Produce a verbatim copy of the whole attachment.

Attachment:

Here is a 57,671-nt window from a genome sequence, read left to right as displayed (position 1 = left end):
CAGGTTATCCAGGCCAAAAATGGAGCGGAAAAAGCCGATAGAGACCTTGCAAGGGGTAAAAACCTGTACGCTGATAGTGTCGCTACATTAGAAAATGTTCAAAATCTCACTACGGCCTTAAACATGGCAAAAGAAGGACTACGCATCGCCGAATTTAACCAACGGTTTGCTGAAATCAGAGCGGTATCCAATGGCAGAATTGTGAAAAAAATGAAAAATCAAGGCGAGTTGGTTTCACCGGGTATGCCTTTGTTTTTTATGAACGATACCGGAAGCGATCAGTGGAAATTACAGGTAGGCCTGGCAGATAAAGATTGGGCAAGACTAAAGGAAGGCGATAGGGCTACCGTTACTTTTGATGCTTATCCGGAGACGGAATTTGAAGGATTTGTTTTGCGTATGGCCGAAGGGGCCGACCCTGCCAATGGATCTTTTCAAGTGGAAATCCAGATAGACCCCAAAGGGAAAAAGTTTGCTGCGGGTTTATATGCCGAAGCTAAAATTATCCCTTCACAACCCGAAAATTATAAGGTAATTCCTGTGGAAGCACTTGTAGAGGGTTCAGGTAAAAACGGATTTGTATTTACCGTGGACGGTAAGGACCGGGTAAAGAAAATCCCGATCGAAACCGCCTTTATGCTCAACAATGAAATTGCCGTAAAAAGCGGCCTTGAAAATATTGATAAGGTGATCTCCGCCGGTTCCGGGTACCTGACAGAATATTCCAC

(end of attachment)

Here is a 57,671-nt window from a genome sequence, read left to right as displayed (position 1 = left end):
CAGGTTATCCAGGCCAAAAATGGAGCGGAAAAAGCCGATAGAGACCTTGCAAGGGGTAAAAACCTGTACGCTGATAGTGTCGCTACATTAGAAAATGTTCAAAATCTCACTACGGCCTTAAACATGGCAAAAGAAGGACTACGCATCGCCGAATTTAACCAACGGTTTGCTGAAATCAGAGCGGTATCCAATGGCAGAATTGTGAAAAAAATGAAAAATCAAGGCGAGTTGGTTTCACCGGGTATGCCTTTGTTTTTTATGAACGATACCGGAAGCGATCAGTGGAAATTACAGGTAGGCCTGGCAGATAAAGATTGGGCAAGACTAAAGGAAGGCGATAGGGCTACCGTTACTTTTGATGCTTATCCGGAGACGGAATTTGAAGGATTTGTTTTGCGTATGGCCGAAGGGGCCGACCCTGCCAATGGATCTTTTCAAGTGGAAATCCAGATAGACCCCAAAGGGAAAAAGTTTGCTGCGGGTTTATATGCCGAAGCTAAAATTATCCCTTCACAACCCGAAAATTATAAGGTAATTCCTGTGGAAGCACTTGTAGAGGGTTCAGGTAAAAACGGATTTGTATTTACCGTGGACGGTAAGGACCGGGTAAAGAAAATCCCGATCGAAACCGCCTTTATGCTCAACAATGAAATTGCCGTAAAAAGCGGCCTTGAAAATATTGATAAGGTGATCTCCGCCGGTTCCGGGTACCTGACAGAATATTCCAC